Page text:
Hate Speech in the Netherlands
by Symi Rom-Rymer
Last week, popular far-right Dutch politician Geert Wilders was acquitted of all charges of inciting hatred against Muslims. The allegations made against him were based on his provocative statements that likened the Koran to Mein Kampf and called Islam a fascist religion. The judges, after just 20 minutes of deliberation, threw out the case. According to the BBC, “although the [judges] found [Wilders’] warning of a ‘tsunami’ of immigrants to be on the border of what is permissible, they said he had stayed within the bounds of the law. [The] judges called some of Mr. Wilders’ comments ‘crude and denigrating,’ but not illegal.” Buoyed by his success, Wilders gave a victory speech following the verdict in which he did nothing to tamp down the controversy surrounding him. Instead, he declared that his win was a slap in the face to the Islamiziation of Europe.
Wilders is infamous in the Netherlands for fanning the flames of anti-Muslim sentiment. He has written inflammatory pieces in the Dutch media about Muslims and other non-Western immigrants and in 2008, made a film, Fitna, that depicted Islam as inherently violent. His involvement in anti-Muslim speech does not stop at the Dutch borders. Last year, he brought his act to the United States. During the debate over Park51, the proposed mosque near Ground Zero, he joined Newt Gingrich at a rally to oppose the building of the mosque.
It is deeply disheartening that in the Netherlands, where it is illegal to deny the Holocaust and where there are strict laws on hate speech, language clearly used to denigrate the Muslim minority population was deemed permissible. During the Second Intifada in Israel, a French journalist commented that his country’s government only recognizes anti-Semitism if it’s goose-stepping down the Champs Elyseé in jackboots. It appears that the Dutch courts are similarly limited in their perceptions of hate speech.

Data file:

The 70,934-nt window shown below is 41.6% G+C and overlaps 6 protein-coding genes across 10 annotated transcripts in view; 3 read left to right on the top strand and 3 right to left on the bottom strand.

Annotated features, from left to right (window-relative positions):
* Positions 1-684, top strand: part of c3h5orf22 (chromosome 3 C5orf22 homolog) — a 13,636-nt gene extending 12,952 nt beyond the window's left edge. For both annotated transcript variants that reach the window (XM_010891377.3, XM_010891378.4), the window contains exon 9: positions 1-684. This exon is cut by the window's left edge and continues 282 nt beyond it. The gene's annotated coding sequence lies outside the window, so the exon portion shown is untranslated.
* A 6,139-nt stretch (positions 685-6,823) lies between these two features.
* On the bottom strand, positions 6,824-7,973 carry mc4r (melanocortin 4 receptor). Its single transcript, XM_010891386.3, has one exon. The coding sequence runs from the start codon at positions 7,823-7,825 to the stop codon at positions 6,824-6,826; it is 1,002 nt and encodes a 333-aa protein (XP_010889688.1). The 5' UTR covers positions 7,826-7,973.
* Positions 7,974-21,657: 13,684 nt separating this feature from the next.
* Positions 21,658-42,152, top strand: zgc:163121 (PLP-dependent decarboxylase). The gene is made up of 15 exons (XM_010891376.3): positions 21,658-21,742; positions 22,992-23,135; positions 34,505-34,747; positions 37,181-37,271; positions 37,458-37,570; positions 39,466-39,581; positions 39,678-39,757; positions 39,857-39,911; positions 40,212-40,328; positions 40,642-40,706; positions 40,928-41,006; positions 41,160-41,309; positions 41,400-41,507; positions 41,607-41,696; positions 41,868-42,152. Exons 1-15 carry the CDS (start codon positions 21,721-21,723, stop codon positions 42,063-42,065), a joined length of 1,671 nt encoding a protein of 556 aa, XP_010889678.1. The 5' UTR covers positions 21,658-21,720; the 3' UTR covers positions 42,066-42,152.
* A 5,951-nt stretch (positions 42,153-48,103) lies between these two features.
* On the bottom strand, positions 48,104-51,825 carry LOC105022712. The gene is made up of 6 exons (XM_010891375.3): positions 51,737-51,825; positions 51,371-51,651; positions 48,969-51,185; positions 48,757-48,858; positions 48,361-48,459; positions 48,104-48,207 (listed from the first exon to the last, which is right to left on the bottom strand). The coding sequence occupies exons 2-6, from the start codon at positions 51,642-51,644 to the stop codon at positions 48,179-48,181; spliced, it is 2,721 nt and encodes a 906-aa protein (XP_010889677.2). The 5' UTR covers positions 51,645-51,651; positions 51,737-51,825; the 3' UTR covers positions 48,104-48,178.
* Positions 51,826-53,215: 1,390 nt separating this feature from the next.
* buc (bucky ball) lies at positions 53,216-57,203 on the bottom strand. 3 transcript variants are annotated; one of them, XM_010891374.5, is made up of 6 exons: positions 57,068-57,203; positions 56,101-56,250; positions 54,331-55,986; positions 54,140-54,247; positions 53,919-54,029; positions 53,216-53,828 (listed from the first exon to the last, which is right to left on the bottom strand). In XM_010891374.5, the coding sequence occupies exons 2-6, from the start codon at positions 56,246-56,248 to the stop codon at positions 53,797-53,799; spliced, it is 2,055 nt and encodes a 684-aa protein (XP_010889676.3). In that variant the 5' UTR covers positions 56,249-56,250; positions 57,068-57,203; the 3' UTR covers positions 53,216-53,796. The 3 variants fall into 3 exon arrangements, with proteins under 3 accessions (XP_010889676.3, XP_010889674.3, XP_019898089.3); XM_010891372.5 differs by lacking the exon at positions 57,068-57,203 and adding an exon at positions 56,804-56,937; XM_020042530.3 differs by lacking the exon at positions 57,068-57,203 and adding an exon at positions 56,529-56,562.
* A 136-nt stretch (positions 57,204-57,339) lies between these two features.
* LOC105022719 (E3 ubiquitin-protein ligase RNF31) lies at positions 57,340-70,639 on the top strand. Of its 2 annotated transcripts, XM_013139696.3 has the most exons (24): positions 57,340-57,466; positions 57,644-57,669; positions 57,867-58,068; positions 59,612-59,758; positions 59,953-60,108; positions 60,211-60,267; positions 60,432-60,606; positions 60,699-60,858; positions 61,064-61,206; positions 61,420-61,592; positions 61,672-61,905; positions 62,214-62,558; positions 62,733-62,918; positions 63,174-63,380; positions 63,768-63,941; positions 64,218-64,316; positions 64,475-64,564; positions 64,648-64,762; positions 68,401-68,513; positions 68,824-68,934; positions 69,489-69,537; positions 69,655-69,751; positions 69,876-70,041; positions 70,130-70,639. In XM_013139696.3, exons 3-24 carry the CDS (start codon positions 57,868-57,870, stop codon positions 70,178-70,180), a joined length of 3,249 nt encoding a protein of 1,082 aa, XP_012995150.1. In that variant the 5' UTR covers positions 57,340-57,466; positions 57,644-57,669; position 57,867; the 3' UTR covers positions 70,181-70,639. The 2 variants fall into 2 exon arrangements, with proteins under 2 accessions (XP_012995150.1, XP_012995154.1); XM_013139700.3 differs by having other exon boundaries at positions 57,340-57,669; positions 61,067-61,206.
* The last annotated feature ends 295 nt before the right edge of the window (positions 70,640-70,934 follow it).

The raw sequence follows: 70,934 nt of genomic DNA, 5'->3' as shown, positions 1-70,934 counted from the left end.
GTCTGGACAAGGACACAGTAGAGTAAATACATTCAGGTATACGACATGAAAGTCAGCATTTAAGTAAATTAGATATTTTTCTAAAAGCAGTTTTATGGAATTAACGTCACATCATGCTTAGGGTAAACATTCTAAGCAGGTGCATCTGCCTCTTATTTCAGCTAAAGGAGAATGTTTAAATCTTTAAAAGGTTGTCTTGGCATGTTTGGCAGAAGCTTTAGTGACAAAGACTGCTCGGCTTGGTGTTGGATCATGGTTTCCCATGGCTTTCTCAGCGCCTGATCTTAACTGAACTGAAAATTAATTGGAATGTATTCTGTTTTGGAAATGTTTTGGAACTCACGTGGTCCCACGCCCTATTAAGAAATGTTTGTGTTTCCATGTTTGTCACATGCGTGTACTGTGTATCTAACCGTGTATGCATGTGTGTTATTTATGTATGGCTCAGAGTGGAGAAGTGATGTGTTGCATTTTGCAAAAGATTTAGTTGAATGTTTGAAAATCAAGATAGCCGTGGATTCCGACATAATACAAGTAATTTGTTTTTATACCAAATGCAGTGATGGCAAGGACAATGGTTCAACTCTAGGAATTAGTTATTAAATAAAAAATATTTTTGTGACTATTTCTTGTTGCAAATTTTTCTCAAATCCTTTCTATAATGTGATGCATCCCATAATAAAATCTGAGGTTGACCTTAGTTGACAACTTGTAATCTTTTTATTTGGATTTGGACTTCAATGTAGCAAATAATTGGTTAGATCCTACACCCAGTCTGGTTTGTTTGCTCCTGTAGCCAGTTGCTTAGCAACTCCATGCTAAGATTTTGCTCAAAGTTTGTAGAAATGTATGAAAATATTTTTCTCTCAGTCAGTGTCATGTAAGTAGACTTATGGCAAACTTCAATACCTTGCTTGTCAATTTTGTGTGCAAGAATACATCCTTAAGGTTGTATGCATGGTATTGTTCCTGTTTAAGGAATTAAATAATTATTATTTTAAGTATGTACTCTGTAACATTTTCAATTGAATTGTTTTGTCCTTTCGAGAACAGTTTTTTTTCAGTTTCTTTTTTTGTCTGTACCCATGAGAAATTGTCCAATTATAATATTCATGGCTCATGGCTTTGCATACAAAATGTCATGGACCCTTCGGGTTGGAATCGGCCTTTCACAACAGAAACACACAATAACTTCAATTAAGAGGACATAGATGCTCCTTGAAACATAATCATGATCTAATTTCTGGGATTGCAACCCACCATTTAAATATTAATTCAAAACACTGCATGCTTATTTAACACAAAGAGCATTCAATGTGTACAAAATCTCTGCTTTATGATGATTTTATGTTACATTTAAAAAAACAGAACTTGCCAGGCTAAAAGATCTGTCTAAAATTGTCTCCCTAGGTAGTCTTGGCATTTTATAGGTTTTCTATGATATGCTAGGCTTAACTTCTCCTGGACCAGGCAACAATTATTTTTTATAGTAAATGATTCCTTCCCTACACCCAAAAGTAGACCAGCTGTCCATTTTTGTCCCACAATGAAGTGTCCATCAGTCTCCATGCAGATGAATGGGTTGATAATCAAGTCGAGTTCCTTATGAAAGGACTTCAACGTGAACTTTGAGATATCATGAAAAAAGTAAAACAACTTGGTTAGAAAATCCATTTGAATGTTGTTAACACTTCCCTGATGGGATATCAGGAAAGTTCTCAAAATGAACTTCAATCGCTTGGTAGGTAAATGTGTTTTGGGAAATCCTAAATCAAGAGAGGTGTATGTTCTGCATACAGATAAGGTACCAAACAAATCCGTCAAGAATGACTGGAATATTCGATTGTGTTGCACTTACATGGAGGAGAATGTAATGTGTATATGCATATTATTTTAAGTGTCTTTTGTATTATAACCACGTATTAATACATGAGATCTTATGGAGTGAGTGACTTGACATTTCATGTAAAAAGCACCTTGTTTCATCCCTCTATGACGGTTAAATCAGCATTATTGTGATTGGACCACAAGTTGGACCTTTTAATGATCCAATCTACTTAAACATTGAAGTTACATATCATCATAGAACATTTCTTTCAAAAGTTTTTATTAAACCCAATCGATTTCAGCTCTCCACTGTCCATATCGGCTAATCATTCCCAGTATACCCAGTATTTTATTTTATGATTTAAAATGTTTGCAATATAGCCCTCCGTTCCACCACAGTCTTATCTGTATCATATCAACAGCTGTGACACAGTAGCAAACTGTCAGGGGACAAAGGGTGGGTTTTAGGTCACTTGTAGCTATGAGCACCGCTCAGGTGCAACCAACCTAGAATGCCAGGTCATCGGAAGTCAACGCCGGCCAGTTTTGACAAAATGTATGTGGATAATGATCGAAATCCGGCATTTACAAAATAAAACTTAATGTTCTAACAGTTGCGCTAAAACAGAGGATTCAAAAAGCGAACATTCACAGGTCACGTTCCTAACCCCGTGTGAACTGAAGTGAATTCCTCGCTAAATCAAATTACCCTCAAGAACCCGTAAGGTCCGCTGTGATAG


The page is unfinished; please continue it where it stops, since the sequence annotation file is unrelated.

Given its history and the laws in other EU countries, it is understandable why Holocaust denial, and by extension attacks on Dutch Jews, is considered a crime in the Netherlands. However, protection from vile and ignorant language in the public sphere should not only apply to those in the Jewish community. Other minority groups, too, should be able expect legal protection from hate speech. While the Holocaust is an extreme example, it is worth remembering that the deep-seated hatred and rage that helped fuel it was not created in a vacuum. It was in part the product of centuries of accepted discrimination and hate speech left unchecked. Based on the right-wing response to the ruling, there is now a sense that a taboo has been lifted and the boundaries of acceptable rhetoric have widened. The hate-filled rhetoric aimed at Muslims and other non-Western minorities is spewed by those who now, more than ever, feel a freedom to feed the existing atmosphere of anger and suspicion in the Netherlands. As John Tyler, political editor at Radio Netherlands told the BBC, “This is a precedent-setting case that now allows people to feel like they can say more than they felt they could say before.”
According to the State Department website, in December 2009, Dutch politician and former EU commissioner Frits Bolkstein suggested that Dutch Jews should emigrate because of rising incidences of anti-Semitism, a statement that he later denied amid criticism. If Wilders and his supporters continue their rhetoric against Muslims and other non-Western immigrants living in the Netherlands, perhaps other Dutch politicians will suggest that Muslims, too, should leave the country. If they do, will anybody care?